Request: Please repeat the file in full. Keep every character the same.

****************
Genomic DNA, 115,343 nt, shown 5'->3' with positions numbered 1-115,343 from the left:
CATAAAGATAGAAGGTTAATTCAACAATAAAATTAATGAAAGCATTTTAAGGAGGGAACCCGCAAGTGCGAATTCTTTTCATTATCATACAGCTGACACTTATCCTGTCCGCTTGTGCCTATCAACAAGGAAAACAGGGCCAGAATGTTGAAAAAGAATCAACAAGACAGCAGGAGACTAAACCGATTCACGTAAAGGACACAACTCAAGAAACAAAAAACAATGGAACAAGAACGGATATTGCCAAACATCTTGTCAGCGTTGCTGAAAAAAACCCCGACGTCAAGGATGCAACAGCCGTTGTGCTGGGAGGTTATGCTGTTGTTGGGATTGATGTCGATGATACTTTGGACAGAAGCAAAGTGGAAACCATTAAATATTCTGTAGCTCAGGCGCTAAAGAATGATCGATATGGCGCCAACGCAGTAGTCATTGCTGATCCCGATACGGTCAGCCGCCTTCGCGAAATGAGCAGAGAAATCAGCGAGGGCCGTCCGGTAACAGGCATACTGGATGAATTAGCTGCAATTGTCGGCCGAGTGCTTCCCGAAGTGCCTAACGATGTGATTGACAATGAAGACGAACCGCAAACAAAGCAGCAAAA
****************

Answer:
Genomic DNA, 115,343 nt, shown 5'->3' with positions numbered 1-115,343 from the left:
CATAAAGATAGAAGGTTAATTCAACAATAAAATTAATGAAAGCATTTTAAGGAGGGAACCCGCAAGTGCGAATTCTTTTCATTATCATACAGCTGACACTTATCCTGTCCGCTTGTGCCTATCAACAAGGAAAACAGGGCCAGAATGTTGAAAAAGAATCAACAAGACAGCAGGAGACTAAACCGATTCACGTAAAGGACACAACTCAAGAAACAAAAAACAATGGAACAAGAACGGATATTGCCAAACATCTTGTCAGCGTTGCTGAAAAAAACCCCGACGTCAAGGATGCAACAGCCGTTGTGCTGGGAGGTTATGCTGTTGTTGGGATTGATGTCGATGATACTTTGGACAGAAGCAAAGTGGAAACCATTAAATATTCTGTAGCTCAGGCGCTAAAGAATGATCGATATGGCGCCAACGCAGTAGTCATTGCTGATCCCGATACGGTCAGCCGCCTTCGCGAAATGAGCAGAGAAATCAGCGAGGGCCGTCCGGTAACAGGCATACTGGATGAATTAGCTGCAATTGTCGGCCGAGTGCTTCCCGAAGTGCCTAACGATGTGATTGACAATGAAGACGAACCGCAAACAAAGCAGCAAAA